By Joe Henricksen
The opening day of the Class 3A and Class 4A state finals proved to be a proving ground of different sorts for the eight programs playing in the four state semifinal games.
Whitney Young is the one headline grabbing, talent-laden team in the state that, believe it or not, had the most skeptics. Despite the abundance of talent, the believers were few. There weren’t many who thought they would get out of the tough Morton Sectional. This program has had its share of setbacks in trying to reach the next level, including being upset last year in the sectional by Mt. Carmel, falling at the Proviso West Holiday Tournament this past December and not winning the Chicago Public League championship.
However, Young’s master plan was to be a state champion despite everyone believing there were too many pieces to the puzzle. After piling up more losses than the other contenders while playing the toughest schedule in the state, which included games in all parts of the country, coach Tyrone Slaughter and the Dolphins are one game away from winning the coveted state championship they’ve been after since the 1998 title.
Oswego is a different story, yet another one that includes proving their worth. No one picked Oswego to beat Leo, mostly because those around the state knew nothing about Oswego. The Panthers, however, were the talk of the first day in Peoria after their dramatic buzzer-beating win over Leo.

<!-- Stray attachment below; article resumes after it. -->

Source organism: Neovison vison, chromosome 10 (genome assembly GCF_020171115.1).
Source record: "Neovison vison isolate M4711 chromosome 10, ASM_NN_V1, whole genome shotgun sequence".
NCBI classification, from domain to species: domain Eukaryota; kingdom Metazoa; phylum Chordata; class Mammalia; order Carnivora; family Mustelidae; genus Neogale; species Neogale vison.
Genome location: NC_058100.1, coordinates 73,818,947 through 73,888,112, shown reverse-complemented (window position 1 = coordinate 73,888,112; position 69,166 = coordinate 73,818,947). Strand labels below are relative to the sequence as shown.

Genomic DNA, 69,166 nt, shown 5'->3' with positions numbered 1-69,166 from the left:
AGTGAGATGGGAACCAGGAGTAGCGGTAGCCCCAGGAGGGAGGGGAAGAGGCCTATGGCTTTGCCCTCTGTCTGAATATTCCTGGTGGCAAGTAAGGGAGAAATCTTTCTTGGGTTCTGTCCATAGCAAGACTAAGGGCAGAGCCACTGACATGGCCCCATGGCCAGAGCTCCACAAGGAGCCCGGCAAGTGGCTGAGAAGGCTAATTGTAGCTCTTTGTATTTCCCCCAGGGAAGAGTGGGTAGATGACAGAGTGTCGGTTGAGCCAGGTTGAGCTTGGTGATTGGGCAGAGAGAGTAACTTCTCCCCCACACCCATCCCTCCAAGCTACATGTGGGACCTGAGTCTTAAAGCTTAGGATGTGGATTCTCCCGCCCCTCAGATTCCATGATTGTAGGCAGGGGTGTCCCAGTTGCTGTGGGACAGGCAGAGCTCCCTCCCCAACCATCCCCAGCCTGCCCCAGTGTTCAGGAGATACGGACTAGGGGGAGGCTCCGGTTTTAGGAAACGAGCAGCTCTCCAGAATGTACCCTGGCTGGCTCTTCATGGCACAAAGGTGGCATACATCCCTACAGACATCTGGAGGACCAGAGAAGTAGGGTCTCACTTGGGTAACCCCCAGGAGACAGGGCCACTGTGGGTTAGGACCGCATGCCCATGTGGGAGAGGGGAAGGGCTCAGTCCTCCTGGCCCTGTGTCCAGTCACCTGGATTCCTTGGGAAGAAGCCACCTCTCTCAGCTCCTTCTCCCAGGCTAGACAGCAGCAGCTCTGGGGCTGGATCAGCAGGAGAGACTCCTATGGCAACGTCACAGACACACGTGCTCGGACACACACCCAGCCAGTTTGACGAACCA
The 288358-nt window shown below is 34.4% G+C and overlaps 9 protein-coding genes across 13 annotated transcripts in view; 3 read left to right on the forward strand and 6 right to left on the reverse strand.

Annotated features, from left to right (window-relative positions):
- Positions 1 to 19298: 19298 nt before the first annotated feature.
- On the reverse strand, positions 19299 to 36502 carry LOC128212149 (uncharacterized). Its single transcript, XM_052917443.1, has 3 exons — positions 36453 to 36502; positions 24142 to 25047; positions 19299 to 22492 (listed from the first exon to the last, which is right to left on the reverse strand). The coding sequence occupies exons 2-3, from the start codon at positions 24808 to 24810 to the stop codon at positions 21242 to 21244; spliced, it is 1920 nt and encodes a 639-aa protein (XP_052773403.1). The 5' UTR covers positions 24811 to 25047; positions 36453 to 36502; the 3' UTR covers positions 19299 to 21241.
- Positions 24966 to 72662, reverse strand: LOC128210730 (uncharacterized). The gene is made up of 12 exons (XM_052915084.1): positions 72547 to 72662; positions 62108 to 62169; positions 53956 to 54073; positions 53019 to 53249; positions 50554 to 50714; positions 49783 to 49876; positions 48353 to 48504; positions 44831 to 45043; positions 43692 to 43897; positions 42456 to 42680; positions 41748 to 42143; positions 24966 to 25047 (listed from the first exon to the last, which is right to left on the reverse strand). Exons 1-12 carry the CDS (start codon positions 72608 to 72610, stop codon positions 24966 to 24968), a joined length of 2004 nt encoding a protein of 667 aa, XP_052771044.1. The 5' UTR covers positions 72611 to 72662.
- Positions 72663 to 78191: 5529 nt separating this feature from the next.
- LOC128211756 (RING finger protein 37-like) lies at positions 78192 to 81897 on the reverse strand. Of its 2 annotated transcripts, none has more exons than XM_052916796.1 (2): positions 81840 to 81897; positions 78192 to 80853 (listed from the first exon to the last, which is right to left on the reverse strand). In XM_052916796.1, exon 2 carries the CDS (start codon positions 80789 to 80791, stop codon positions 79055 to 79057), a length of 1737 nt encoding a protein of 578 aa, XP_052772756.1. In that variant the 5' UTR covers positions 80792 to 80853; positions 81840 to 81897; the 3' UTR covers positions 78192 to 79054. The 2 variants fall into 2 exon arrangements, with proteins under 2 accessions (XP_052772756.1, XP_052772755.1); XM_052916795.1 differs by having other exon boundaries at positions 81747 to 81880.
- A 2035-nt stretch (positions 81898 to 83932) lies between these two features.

Champaign Centennial probably didn’t get the respect it deserved all season due to playing outside of the Chicago area. The 1-2 punch of James Kinney and Rayvonte Rice, however, is awfully tough. No, Centennial didn’t play the schedule other Chicago area powers played, but they managed to beat the big, bad giant known as North Lawndale.
Other first day thoughts and observations
…. Thank goodness for the Oswego and Dundee-Crown fan bases. If not for the representation of those two schools here in Peoria the crowds would have been downright scary in comparison to other years. The 3A afternoon session crowd was dreadful aside from the Oswego contingent.
…. Nothing new here but Colin Nickerson of Waukegan is good. Really good. I don’t think there is any question Fairfield received the recruiting steal of the fall signing period by nabbing the 6-3 guard. As he adds some strength and tightens up his overall handle, Nickerson can be a dominant offensive force for Fairfield in the near future. He most certainly is capable of playing at a higher level.
…. And not far behind Nickerson as a big-time steal is Centennial’s James Kinney. The kid can score and showed why the future backcourt of Kinney and Seton Academy’s D.J. Cooper will be one of the best in the Mid-American Conference when those two team up together at Ohio for the next four years.
…. And speaking of Centennial. There are not 15 players in the junior class better than Rayvonte Rice. He doesn’t possess the greatest body type, he doesn’t do anything at an off-the-charts level, but he’s so productive. He is so strong and uses his strength and body so well. Plus, his skill level is better than people give him credit for.
…. Lost in the shuffle of Oswego’s upset win over Leo was the coaching moves Oswego coach Kevin Schnable made defensively. With a mismatch with Leo point guard James Pointer and lacking the overall quickness and athleticism of Leo, Schnable did a masterful job of mixing up defenses. He showed man-to-man, zone, halfcourt traps, box-and-one. You name it, Oswego threw it at them. Leo was befuddled and its offense never was able to get comfortable.